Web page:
The Cracks in Our Armor, Anna Gavalda

Leaving him. Getting yourself addicted to something else instead of a hopeless love. Making yourself busy. All of it is for the sake of returning back to his side. Two hundred times.

“I’m afraid to leave him. I’m afraid of solitude. I’m afraid I’ll regret it, and miss him. I’m afraid I’ll never live so fully again.”

The Cracks in Our Armor, Anna Gavalda

I remembered I once had a love like that. No one was at fault. I just refused to let go, and he just refused to hang on. After all, both him and I, we were too afraid of the loneliness, the solitude, the regret, the loss – whatever you want to call it – that we would be leaving behind when we let go of each other’s hand.

My therapist says that there is a chance I believe I do not deserve better. And I refuse to believe in what she believes. Don’t get me wrong, she is a kind, gentle soul and by far, the best therapist I had.

Nevertheless, it was, and never will be, because I believe I do not deserve better. It is, rather, the fear of losing what we already had.

My favorite song composer, Trịnh Công Sơn, in an interview about loss and death, has put it better in words: “I don’t fear death itself. I fear losing everything I have ever had in this life. That is the most devastating thing in death.”

I won’t say that the cracks in our armor will be equal to what Trịnh Công Sơn feared in death. But if there is one universal fear, I think it is what Trịnh Công Sơn has put into verses and beautiful songs: The fear of losing everything.

“If I had known I loved him that much, I would have loved him even more.”

The Cracks in Our Armor, Anna Gavalda

Indeed, if only we had known better. If the protagonist had known better, she would have loved her suicidal husband more. If the husband had known better, perhaps it would save him from being suicidal. If Mathilde had known better, she might have been able to leave at the 201th time, and not turning back. If only, and if only.

The gripping fear of it – of knowing afterward, that if only things had been different, if only we had chosen a different path – grasps onto our heartstring, pulls on it, tears it apart, and seeing it broken, the fear laughs. Because it had won the war.

But that’s not everything.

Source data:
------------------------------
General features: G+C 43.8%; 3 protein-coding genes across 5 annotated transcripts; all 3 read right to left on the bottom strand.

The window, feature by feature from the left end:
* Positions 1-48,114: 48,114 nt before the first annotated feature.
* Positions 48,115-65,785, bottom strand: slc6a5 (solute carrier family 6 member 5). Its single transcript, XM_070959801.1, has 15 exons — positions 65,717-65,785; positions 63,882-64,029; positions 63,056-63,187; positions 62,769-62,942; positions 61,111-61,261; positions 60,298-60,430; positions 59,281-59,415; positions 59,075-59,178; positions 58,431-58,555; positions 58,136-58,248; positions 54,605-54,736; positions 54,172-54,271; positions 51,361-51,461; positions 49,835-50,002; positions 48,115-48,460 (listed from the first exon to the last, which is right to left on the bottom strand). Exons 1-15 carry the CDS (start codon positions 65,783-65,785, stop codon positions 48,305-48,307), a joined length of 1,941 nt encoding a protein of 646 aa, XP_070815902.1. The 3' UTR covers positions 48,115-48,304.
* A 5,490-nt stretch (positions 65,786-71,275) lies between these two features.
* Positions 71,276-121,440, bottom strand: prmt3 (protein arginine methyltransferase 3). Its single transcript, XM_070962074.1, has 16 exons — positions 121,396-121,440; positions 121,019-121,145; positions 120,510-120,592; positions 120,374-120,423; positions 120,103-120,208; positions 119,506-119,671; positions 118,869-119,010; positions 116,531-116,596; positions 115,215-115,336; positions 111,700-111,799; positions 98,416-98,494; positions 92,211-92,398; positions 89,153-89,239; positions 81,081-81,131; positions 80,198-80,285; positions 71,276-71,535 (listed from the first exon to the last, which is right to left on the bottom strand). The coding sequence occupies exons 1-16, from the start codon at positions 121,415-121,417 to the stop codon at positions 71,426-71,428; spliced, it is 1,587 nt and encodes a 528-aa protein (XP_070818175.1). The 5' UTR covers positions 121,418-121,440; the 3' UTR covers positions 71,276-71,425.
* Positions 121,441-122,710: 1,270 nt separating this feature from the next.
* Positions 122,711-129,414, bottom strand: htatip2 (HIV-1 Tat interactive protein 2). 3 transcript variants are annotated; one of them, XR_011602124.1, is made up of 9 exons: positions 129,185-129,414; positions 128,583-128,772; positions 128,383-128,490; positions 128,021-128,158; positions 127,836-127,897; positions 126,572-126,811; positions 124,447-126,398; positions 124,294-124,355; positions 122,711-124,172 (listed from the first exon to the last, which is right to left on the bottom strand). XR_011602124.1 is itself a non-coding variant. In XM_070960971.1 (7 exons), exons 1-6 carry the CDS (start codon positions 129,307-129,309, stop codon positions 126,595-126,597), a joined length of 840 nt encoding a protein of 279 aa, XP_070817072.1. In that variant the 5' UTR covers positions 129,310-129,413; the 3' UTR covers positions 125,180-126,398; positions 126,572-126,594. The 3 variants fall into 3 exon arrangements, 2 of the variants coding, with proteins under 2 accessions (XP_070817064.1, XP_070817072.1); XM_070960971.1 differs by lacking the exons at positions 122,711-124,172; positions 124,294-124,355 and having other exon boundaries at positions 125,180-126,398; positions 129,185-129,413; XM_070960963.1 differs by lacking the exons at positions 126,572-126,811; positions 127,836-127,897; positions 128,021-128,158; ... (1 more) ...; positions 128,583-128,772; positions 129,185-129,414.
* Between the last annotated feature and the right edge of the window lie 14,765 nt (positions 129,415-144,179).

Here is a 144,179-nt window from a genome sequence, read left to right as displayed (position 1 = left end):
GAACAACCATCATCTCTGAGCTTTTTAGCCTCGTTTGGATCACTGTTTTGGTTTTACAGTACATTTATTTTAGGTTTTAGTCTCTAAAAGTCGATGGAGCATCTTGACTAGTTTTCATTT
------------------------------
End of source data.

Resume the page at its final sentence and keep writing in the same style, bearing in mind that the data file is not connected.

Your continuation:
Sure, the fear of losing everything is this big and other-worldly thing we might not have the chance to overcome. And even if we do have the chance, who are we to say that we will not choose the opposite direction? Yes, sir, I know I could have done better. No, sir, I prefer to immerse in this sorrow.

Because when the sorrow is at its highest, the love is at deepest.

For example, the protagonist in the short story whose quote I used to start this week’s podcast with. He had the chance to leave the dog by the roadside. He had the chance to keep on living in the house with his wife, who was obssessed with sorrow and cleaning. He had the chance to leave. There are many chances and choices. Even after he had adopted the dog, he still refuses to get attached to him by not giving him the name.

But we are far too familiar with the stories of the nameless and the name. And who are we to judge if the choices made are the right ones or the wrong ones.

It is, after all, always a matter of choices. And the choices we made are the cracks in our armor. And like all the other antiques, or like the golden-plated cracks in the Japanese porcelain arts, the cracks in our armor are what make us beautiful.

So wherever you are, whatever you do, no matter what situation and shithole you are in, make the choices. Don’t give up. Keep pushing. You don’t have the right to rid the ones who love you of someone they love. And it might be cruel to you right now to hear this, but let the fear slips in. Let your armor cracks. Do you know what that’s called?

That’s called living.

This is Thanh Dinh, and you are listening to the Radio of Resistance.